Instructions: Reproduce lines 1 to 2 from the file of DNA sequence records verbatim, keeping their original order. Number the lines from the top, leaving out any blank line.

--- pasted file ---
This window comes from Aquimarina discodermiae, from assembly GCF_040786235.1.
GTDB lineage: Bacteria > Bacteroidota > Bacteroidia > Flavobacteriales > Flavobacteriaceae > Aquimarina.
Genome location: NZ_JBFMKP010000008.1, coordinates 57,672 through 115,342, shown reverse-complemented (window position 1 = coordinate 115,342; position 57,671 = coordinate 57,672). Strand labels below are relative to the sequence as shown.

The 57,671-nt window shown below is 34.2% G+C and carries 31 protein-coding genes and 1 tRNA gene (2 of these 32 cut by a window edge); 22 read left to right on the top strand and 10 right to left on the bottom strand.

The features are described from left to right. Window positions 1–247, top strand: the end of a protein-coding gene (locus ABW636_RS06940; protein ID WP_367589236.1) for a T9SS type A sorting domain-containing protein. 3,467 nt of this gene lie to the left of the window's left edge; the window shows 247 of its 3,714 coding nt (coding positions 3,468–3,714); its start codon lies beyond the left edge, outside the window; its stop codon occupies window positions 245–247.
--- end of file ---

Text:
This window comes from Aquimarina discodermiae, from assembly GCF_040786235.1.
GTDB lineage: Bacteria > Bacteroidota > Bacteroidia > Flavobacteriales > Flavobacteriaceae > Aquimarina.